With Marc Joseph, American Professor of Philosophy
This dialogue was conducted by Zaid N. Mahir via Zoom and email correspondence. In it, Marc Joseph examines the concept of obedience from several perspectives, drawing upon his major sources—ancient through modern. He decidedly engages with his sources as interlocutors, rather than as authorities—who may or may not provide him, as a philosopher, with the right answers to important questions such as the question of truth.
The dialogue draws attention to the communal nature of Professor Joseph’s philosophy. He is an analytic philosopher interested in the various manifestations of obedience and the different ways we, humankind, act or fail to act as we obey rules, instructions, and norms. As I was preparing for this dialogue with my guest, I shared with him some of my concerns regarding the way(s) that the concept of obedience has normalized our life as individuals but also as a human community, wondering whether we have been able to approximate obedience in ways that do not undermine our humanity while living as moderns.
Trained in modern European analytic philosophy, Marc A. Joseph is Professor of Philosophy and Chair of the School of English and Philosophy at the University of Central Missouri. He has a Ph.D. in philosophy from Columbia University and a B.A. from the University of Pennsylvania, where he studied philosophy, classics, and mathematics. Professor Joseph has held appointments and fellowships at Mills College, the University of San Francisco, the University of New Hampshire, San Diego State University, and Boston University. His most recent book is a revised translation and critical edition of Wittgenstein’s Tractatus Logico-Philosophicus (Broadview, 2014). His work focuses primarily on issues in post-Kantian metaphysics about the nature of objectivity in morals and matters of fact.
A Foreword for the Reader
Zaid Mahir: As a philosopher and Professor of Philosophy, you must have a project that defines your intellectual interests and philosophical concerns. What is your project, and how would you define the idea of project both epistemologically and teleologically? How does the communal nature of your philosophy shape your project? What role, if any, does ethics have in your philosophy/project?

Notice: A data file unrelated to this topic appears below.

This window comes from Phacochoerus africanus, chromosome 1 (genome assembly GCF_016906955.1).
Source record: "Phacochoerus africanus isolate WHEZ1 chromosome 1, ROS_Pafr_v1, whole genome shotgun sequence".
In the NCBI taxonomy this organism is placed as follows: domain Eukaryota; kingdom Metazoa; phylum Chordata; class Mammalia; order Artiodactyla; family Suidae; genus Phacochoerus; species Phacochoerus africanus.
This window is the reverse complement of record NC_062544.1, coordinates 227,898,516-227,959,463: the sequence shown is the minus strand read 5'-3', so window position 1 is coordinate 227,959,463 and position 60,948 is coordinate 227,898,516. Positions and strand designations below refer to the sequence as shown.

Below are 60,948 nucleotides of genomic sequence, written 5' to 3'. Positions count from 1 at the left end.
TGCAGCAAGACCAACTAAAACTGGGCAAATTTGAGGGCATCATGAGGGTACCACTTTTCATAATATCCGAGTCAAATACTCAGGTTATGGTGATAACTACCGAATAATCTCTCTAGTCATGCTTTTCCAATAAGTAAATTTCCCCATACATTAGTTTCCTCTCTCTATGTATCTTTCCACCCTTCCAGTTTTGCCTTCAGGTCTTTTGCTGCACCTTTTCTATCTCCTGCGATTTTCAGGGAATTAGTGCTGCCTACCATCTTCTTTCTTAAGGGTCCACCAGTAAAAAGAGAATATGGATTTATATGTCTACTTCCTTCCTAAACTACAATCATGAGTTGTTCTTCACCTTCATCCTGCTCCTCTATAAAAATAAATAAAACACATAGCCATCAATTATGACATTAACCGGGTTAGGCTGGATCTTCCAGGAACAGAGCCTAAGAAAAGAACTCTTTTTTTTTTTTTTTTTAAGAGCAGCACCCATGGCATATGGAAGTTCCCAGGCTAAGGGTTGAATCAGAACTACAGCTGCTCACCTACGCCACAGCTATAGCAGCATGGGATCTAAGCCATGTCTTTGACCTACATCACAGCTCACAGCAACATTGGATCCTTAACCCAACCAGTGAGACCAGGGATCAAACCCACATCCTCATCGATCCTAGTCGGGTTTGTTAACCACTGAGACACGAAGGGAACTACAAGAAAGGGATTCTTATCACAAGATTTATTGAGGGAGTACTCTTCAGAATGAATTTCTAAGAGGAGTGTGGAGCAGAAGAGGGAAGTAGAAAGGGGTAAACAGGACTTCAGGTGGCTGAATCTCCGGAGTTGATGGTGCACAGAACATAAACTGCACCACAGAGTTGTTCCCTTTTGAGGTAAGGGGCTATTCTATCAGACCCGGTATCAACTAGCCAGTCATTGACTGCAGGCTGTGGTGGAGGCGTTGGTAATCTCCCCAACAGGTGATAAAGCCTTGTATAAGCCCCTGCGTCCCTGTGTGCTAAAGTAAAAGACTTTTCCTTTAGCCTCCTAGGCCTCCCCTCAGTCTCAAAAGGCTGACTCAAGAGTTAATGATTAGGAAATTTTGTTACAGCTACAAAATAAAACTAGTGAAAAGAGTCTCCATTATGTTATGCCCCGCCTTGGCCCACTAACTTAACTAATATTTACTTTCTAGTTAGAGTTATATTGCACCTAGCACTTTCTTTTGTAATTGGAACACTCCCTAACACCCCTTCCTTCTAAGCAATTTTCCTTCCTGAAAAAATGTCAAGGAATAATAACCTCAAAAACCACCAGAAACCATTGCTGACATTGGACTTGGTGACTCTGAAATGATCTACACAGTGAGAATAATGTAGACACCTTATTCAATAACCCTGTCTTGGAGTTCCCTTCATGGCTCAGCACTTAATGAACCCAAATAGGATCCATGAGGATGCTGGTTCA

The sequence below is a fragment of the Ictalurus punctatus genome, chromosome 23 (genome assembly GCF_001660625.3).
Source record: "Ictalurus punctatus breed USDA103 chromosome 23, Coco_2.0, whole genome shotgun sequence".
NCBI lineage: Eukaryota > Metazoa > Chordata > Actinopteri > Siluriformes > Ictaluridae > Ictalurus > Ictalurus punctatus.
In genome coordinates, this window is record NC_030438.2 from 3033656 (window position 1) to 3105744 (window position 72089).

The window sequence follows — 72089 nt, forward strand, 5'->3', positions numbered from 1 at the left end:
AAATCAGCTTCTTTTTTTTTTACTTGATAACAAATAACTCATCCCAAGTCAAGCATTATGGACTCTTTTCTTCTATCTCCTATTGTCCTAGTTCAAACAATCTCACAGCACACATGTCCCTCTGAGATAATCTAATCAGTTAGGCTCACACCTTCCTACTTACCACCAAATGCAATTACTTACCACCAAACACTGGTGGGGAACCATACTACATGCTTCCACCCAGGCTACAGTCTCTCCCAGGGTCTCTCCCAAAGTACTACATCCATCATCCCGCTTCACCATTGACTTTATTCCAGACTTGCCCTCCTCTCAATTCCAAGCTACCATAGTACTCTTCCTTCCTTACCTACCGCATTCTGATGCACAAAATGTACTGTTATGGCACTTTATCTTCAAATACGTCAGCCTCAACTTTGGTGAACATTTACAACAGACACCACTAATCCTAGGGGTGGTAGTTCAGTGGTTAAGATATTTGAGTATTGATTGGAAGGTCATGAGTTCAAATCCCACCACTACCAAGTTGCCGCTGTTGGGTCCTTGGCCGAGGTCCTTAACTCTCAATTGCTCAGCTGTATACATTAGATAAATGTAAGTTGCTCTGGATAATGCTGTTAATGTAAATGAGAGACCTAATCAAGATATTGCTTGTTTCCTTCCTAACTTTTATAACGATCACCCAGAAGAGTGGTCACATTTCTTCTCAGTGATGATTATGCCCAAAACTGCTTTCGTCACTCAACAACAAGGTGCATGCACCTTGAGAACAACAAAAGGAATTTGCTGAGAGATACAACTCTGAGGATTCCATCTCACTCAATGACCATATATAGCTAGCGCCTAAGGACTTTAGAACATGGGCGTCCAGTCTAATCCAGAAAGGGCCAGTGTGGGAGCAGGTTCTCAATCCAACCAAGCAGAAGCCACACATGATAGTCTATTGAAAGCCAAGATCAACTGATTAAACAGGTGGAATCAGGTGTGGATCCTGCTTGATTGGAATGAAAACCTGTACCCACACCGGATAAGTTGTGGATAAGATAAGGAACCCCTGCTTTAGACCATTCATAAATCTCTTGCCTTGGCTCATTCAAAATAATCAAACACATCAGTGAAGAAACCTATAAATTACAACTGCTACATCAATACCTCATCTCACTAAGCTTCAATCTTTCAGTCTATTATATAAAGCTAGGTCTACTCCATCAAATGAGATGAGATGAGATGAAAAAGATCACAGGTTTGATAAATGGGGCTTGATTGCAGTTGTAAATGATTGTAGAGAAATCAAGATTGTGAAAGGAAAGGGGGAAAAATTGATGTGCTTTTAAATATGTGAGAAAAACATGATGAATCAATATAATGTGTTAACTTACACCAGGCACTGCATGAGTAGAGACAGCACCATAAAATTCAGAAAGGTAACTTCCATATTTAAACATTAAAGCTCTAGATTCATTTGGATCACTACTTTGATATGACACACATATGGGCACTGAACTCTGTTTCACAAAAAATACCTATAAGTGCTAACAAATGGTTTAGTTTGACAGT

Marc Joseph: As an academic philosopher, my project comprises research on a set of problems in post-Kantian metaphysics about the nature and structure of objectivity. I also have a project as a human being, which is my life or simply, myself. As Sartre says, a person is what they do, and I am the human being I make myself to be.
The universe sub specie aeternitatis is empty of order and meaning; it is atoms and the void, a cold dark place getting colder and darker. There is order in the cosmos – there is a kosmos in the Greek – only sub specie humanitatis: what meaning there is in the universe is meaning we create through what we do.
My project, then, is to fashion a human life and a human world by shaping my being through order, meaning, and value that I originate in the world. This conception is ethical in the classical sense of the question, How should I live my life? The answer is that I decide how I should live my life by deciding who I ought to be. Who I ought to be is not fixed by some image in the divine mind; I create who I ought to be by creating a self-conception – this is the teleological aspect – and in each of my actions I do or do not live up to that conception, and that’s what gives my life its ethical character.
In my creative acts, I am constrained both by universe and by my being embedded in an historically given human world. This historically given human world is dense with meaning, but it is always falling apart and being engulfed, like Ozymandias in the sand, by indifference to human projects. We maintain our world and ourselves only through striving, otherwise, like Goethe’s Faust, we are lost — though to nothingness, not the Devil.
The connection with our theme, obedience, is that we originate meaning through the action of binding ourselves. Nietzsche says in the Genealogy of Morality that we are distinguished from other animals by our ability to take on obligations, to make promises. We thus disfigure ourselves (Nietzsche says) by taking on burdens; we make ourselves obedient to ideas and ideals that are ours, but which also take on a kind of independent agency. We are obedient to ourselves, but in being obedient to ourselves we also place ourselves outside ourselves, responsive to structures that make demands on us and which (to continue Nietzsche’s line) may not be healthy for us.